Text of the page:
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Several surprises emerged in the tribal art sale held by Cologne auction house Lempertz (24% buyer’s premium) on January 29 in a sale held in Brussels.

Top honours went to a 4ft 4in (1.31m) wooden Babar ancestor post from the Moluccas (Maluku) Islands of Indonesia, which went from the guide of €10,000-15,000 to €44,000 (£37,290).

The auction also included an unusual 19th century drawing, estimated at €3000-5000, that has been the subject of extensive research. It was titled Sketch of the Burying Place of a King of Benin and dated October 2, 1822. An inscription in another hand states: This is done by Belzoni the Traveller.

Larger-than-life figure

This epithet refers to Giovanni Battista Belzoni (1778-1823), a larger-than-life figure: a one-time circus strongman, later a hydraulic engineer and a highly celebrated explorer.

Many of his Egyptian finds now belong to the British Museum, the Louvre and other international institutions.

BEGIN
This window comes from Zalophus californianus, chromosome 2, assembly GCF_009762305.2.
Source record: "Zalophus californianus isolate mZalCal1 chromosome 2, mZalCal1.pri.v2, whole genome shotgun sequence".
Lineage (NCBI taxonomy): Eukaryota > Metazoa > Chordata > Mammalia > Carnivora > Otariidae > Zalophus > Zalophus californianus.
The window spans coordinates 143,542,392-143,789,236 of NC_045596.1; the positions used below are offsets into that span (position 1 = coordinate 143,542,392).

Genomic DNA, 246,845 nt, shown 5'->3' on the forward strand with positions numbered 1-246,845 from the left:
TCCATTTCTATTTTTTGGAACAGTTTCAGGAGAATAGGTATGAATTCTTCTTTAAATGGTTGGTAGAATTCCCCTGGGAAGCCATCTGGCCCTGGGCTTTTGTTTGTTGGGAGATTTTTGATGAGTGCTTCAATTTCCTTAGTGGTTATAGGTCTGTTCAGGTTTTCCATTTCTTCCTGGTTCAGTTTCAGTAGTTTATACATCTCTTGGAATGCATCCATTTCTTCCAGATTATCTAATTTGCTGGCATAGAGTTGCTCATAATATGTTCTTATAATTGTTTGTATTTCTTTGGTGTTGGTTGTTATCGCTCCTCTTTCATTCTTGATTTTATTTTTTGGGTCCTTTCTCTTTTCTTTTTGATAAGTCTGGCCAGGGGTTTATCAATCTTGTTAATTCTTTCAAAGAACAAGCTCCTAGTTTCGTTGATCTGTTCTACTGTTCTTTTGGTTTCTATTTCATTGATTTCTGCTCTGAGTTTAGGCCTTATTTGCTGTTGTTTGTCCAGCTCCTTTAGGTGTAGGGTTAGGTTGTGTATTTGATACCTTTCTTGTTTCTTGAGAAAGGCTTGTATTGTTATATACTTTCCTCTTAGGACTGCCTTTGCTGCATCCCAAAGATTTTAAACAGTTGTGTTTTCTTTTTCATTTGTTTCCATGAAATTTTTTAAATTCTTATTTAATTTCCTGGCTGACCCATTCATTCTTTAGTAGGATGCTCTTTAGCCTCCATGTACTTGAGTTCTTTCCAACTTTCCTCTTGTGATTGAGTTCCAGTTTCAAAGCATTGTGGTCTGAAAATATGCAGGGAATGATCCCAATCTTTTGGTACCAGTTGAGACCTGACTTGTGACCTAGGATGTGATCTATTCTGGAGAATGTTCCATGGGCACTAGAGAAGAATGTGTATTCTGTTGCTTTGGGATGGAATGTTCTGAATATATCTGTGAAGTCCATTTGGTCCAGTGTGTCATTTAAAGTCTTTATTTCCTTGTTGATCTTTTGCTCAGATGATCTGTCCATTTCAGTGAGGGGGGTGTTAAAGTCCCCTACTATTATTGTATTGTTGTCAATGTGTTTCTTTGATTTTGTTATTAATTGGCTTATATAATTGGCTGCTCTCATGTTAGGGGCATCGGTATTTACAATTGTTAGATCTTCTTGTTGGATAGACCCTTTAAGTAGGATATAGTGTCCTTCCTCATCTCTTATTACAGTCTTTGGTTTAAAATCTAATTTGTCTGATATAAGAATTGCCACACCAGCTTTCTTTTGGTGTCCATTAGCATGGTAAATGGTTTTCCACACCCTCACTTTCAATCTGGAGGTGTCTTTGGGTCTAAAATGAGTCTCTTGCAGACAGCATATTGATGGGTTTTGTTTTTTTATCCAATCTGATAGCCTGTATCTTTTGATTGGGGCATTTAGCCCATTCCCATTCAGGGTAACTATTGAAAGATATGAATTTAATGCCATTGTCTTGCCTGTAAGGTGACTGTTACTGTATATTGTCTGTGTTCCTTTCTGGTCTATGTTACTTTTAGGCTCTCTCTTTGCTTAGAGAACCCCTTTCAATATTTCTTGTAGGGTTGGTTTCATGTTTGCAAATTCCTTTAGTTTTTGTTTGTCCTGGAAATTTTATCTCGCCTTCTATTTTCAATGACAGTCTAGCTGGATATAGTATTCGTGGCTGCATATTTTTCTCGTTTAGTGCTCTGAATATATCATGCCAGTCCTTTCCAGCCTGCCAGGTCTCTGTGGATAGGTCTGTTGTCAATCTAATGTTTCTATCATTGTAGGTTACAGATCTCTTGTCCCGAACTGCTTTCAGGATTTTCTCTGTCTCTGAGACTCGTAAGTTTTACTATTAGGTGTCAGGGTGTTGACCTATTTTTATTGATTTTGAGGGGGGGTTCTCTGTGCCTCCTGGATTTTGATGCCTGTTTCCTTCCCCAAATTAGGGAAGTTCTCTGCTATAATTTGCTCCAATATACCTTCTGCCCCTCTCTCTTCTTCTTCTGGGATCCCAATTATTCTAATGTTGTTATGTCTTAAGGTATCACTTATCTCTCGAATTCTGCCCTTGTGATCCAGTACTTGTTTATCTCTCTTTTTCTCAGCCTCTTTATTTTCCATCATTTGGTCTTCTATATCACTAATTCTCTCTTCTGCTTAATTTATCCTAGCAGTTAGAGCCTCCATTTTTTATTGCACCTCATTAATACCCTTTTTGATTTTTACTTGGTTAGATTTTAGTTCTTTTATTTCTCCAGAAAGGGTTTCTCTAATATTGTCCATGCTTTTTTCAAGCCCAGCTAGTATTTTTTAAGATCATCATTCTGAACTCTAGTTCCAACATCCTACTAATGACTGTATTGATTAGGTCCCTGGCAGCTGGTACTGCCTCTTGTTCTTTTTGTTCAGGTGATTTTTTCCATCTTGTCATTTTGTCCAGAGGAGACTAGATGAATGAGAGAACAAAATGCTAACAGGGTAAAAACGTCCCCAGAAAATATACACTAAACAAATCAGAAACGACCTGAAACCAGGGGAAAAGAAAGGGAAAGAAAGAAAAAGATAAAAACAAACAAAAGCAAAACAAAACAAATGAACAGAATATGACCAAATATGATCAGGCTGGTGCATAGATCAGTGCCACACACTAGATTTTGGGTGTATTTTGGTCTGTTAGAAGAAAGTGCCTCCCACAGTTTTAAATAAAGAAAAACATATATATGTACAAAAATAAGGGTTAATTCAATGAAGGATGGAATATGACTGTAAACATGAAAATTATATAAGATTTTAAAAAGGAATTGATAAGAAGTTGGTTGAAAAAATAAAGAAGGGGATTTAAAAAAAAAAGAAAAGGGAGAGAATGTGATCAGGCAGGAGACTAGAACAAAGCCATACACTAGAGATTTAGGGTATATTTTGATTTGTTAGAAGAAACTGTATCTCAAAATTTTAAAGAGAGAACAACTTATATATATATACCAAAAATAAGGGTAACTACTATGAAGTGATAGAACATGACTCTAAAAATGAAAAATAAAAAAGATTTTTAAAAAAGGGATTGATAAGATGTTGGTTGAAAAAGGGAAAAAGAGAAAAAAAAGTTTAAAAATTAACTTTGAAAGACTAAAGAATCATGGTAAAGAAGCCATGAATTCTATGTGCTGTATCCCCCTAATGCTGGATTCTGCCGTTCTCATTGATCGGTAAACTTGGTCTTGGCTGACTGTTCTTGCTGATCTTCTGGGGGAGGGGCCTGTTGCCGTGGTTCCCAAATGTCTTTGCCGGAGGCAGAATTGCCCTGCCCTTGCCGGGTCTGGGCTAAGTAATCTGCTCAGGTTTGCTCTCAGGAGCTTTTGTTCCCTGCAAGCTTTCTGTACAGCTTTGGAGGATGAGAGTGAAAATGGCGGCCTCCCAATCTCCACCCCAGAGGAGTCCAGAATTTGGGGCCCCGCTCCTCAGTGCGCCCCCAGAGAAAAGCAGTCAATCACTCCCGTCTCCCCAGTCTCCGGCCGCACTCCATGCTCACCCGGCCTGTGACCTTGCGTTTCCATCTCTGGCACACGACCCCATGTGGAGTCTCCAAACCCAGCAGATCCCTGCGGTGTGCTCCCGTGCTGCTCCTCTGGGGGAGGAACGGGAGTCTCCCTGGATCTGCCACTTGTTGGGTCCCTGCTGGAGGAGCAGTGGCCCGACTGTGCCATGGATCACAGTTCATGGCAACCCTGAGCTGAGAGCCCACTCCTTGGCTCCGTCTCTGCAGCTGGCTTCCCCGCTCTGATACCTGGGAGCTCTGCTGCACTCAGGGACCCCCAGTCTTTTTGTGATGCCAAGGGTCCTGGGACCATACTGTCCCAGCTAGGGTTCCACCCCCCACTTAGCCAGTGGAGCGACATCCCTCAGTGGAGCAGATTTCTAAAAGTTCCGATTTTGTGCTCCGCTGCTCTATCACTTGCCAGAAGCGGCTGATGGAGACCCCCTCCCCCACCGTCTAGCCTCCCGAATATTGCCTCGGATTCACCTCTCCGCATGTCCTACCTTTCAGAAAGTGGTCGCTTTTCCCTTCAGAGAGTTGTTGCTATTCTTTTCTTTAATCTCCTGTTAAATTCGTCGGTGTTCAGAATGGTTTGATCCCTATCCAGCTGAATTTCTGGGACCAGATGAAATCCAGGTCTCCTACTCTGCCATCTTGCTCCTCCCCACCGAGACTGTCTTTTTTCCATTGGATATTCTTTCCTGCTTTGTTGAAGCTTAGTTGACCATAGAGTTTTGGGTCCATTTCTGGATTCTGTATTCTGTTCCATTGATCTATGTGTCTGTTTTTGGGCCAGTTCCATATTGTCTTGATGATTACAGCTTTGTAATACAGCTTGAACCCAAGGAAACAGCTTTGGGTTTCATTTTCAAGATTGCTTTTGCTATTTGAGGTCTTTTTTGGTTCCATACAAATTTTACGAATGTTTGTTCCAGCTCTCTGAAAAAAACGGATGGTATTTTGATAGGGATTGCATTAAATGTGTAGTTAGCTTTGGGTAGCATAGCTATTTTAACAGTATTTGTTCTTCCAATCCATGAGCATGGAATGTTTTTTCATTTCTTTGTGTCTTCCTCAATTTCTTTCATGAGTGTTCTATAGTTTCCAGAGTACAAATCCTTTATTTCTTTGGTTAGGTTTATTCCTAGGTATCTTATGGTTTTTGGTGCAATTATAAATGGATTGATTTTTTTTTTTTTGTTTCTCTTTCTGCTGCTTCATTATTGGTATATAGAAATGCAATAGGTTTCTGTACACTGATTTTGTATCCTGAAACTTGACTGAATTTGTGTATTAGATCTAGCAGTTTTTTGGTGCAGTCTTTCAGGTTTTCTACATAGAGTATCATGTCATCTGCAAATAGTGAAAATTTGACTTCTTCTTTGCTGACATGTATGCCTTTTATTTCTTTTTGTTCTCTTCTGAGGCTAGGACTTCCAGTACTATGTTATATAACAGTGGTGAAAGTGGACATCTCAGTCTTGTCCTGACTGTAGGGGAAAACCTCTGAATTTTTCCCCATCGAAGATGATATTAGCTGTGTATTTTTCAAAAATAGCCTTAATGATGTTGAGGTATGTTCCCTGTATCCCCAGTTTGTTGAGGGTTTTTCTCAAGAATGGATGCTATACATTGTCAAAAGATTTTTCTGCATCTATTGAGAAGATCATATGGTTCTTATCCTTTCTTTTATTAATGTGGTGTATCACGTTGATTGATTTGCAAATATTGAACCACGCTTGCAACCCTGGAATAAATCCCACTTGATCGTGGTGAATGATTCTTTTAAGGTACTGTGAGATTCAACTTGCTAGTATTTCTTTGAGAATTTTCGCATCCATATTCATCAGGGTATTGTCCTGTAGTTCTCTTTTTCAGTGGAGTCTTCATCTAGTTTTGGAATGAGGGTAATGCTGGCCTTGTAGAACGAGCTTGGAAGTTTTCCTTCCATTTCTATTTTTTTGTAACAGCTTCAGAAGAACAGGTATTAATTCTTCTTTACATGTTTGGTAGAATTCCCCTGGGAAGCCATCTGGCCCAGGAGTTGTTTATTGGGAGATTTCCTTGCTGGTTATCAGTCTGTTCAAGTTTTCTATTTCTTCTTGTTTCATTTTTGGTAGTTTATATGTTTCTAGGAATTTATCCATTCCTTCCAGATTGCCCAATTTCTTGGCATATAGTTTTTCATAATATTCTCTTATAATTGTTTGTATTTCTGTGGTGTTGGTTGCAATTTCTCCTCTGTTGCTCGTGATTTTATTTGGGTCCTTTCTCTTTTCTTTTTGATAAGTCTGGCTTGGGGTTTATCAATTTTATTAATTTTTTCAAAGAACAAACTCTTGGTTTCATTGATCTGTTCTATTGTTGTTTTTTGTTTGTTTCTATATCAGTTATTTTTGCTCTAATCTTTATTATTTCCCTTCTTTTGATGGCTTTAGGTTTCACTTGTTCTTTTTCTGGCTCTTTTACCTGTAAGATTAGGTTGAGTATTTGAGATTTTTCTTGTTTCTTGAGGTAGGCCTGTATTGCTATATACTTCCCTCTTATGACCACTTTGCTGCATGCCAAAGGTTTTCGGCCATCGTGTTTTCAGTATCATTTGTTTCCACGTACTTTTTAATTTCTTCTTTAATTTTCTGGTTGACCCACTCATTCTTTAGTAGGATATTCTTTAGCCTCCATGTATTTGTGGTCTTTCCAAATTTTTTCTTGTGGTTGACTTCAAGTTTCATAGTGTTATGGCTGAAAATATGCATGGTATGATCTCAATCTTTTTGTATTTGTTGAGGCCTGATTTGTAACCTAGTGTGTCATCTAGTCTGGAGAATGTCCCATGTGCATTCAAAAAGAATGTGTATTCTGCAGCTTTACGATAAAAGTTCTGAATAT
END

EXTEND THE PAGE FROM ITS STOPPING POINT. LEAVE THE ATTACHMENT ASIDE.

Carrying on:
In 1823, his final expedition took him by a circuitous route to Benin City, but he soon contracted dysentery and a day later he died, on December 3.

There is no doubt that Belzoni wrote the extensive descriptions of the burial site, the corresponding works of art and the ceremonies dedicated to the ‘Departed Kings’ on the reverse of the drawing.

As to the authorship of the sketch itself, several theories exist. It is possible that it is the original work of another explorer, later annotated by Belzoni, or that the drawing was a copy by Belzoni

It is conceivable, but not proven, that it was the work of Lieutenant John King, whom Belzoni had encountered in the autumn of 1823.

Historical significance

Whichever theory they choose to follow, the historical importance of the 9 x 11in (23 x 27cm) sketch has long been known to collectors, ethnographers and historians alike. It is, after all, the only existing Benin drawing from before 1890.

Its rarity was not lost on the international bidders at the auction on January 29, among them several museums, who pushed the price to €16,000 (£13,560), with the final bid coming from a buyer who prefers to remain anonymous.

£1 = €1.18